It's a good idea to take an interest inventory test if you're not sure what kind of career would appeal to you. Career personality tests can help you better understand your attributes. Even personality traits can be changed to a certain extent. A test, then, can't tell you what career path you must choose. Instead, it's a starting point to help you assess potential careers.
How To Cope When Career Decisions Feel Overwhelming
Choosing a career path is a big decision. It’s often a long-term one and can have significant effects on your future, from your life satisfaction to where you live to how much money you make. If you’re feeling overwhelmed or frustrated, you might find speaking with a therapist to be useful. They can help you make sense of your emotions and get to know yourself and your future goals better. They can also help you work through any obstacles that may be making the process more difficult, such as low self-esteem, family pressure, or mental health conditions.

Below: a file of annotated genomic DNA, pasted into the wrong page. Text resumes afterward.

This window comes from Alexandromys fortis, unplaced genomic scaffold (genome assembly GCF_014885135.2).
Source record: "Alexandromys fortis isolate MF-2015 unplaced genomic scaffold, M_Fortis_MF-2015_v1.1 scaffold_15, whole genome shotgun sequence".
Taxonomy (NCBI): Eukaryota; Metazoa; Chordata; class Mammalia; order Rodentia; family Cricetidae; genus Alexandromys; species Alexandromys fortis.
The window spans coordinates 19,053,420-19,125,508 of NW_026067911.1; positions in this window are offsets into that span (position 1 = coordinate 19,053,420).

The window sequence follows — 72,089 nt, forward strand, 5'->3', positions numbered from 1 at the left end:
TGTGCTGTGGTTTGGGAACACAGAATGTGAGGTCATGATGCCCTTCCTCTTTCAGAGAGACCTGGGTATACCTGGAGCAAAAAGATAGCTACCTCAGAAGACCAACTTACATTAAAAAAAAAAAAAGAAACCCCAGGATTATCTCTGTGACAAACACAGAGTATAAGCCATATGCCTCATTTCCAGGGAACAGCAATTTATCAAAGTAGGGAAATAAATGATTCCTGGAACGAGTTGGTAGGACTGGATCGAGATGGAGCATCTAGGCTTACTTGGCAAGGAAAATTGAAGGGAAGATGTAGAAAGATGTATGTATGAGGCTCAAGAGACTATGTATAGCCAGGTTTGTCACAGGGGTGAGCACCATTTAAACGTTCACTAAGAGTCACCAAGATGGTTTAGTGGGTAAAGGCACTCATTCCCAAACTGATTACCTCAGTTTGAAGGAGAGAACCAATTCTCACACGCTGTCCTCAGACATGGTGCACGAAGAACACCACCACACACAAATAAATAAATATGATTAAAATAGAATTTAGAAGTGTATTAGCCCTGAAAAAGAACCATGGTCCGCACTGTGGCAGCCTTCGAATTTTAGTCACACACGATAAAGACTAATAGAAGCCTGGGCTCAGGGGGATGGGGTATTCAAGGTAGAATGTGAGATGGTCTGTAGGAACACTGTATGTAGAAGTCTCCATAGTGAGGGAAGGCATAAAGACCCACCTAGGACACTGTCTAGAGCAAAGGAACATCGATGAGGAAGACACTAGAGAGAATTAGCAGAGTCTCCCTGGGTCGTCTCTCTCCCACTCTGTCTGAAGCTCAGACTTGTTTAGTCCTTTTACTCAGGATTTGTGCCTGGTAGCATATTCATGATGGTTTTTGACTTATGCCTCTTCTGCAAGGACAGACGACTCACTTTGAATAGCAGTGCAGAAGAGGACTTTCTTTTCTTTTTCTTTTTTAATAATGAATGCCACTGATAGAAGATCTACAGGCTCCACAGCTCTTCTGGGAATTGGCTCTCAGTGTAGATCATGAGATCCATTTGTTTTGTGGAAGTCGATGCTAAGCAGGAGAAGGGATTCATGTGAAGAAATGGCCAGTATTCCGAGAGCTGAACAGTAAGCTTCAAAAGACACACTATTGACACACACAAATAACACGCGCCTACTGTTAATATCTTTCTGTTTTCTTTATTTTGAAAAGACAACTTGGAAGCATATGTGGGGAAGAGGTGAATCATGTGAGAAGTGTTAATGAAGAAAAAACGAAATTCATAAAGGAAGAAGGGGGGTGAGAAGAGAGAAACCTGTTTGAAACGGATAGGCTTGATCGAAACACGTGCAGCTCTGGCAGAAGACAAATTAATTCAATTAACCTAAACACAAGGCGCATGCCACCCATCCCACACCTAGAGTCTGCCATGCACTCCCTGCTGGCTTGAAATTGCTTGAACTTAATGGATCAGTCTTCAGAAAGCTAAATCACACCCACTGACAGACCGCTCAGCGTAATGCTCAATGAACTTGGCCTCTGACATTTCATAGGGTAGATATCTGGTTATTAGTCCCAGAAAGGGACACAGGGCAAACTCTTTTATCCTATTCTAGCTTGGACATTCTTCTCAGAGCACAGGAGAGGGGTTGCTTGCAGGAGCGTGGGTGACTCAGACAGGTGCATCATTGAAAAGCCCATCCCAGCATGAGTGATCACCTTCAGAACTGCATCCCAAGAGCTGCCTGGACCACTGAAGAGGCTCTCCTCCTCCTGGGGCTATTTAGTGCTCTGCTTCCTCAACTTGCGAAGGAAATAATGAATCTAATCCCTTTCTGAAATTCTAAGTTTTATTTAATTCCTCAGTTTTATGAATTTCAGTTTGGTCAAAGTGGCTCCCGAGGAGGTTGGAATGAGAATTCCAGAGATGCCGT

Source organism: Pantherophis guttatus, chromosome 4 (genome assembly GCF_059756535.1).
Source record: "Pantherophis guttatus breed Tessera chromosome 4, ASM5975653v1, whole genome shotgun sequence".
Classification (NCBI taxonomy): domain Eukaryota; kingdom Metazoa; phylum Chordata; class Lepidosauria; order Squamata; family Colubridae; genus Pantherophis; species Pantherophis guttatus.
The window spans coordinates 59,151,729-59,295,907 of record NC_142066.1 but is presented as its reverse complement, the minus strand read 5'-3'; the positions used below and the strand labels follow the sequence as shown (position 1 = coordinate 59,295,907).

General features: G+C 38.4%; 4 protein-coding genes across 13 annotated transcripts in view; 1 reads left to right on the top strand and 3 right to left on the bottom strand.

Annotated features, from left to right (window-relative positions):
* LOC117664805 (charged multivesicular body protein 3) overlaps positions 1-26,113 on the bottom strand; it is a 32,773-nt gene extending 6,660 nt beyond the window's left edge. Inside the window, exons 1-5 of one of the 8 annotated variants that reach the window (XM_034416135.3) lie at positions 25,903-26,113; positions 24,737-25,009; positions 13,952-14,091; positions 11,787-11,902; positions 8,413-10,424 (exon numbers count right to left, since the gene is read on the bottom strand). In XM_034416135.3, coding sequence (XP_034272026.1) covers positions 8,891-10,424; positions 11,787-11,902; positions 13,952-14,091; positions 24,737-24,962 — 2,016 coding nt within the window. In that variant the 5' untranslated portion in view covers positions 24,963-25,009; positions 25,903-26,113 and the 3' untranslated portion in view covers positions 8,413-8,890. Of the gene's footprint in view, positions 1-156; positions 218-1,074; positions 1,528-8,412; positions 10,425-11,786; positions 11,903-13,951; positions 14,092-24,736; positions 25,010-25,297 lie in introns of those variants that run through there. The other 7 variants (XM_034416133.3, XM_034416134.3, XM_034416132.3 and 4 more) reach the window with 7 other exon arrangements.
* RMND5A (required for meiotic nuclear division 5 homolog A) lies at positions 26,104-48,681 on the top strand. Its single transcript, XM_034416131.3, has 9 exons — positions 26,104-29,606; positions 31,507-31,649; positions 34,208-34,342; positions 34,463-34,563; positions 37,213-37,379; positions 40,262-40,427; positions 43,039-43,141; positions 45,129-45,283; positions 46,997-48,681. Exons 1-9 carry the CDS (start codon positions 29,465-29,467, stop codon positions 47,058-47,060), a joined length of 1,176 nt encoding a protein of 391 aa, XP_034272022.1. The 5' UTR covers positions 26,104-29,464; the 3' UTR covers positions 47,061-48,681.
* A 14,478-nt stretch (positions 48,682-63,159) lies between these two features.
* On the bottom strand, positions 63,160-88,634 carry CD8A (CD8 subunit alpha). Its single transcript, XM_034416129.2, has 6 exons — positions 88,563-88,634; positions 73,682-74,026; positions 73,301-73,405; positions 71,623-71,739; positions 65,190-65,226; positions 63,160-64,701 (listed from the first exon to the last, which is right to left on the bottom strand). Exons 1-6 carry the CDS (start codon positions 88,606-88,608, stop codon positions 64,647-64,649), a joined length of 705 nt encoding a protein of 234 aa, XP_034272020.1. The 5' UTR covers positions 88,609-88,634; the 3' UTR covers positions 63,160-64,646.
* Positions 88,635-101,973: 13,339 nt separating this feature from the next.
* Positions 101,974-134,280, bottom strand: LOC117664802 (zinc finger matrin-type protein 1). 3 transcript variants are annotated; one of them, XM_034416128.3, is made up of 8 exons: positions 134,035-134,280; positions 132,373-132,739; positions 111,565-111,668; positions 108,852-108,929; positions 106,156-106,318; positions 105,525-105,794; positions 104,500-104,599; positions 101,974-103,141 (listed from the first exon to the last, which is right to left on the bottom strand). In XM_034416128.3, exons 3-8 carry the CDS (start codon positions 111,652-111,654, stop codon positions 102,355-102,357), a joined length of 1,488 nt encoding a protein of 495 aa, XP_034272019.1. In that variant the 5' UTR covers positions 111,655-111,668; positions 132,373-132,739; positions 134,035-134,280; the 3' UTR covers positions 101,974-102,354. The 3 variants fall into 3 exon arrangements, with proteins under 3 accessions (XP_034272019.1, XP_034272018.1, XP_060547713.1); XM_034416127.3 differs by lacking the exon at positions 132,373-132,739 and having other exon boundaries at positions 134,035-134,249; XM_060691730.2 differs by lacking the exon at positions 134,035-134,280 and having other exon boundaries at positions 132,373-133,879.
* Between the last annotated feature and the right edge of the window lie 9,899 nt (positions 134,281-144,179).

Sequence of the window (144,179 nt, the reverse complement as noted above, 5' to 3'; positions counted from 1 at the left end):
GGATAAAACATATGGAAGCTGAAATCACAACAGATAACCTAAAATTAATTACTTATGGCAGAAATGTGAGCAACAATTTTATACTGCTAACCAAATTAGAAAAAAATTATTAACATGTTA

Some people find online therapy to be a more accessible, convenient option for connecting with a mental health professional. With a virtual therapy platform like BetterHelp, you can speak with a licensed therapist via phone, video, and/or in-app messaging from the comfort of your own home. Research suggests that online therapy is “clinically efficacious” and roughly equivalent to in-person therapy in terms of benefits.
If you decide to select a career path, you might feel overwhelmed and not know where to start. Examining your abilities and interests, seeking the help of career counselors or tests, and looking to a therapist for guidance on navigating your mental health throughout the process can all be helpful strategies.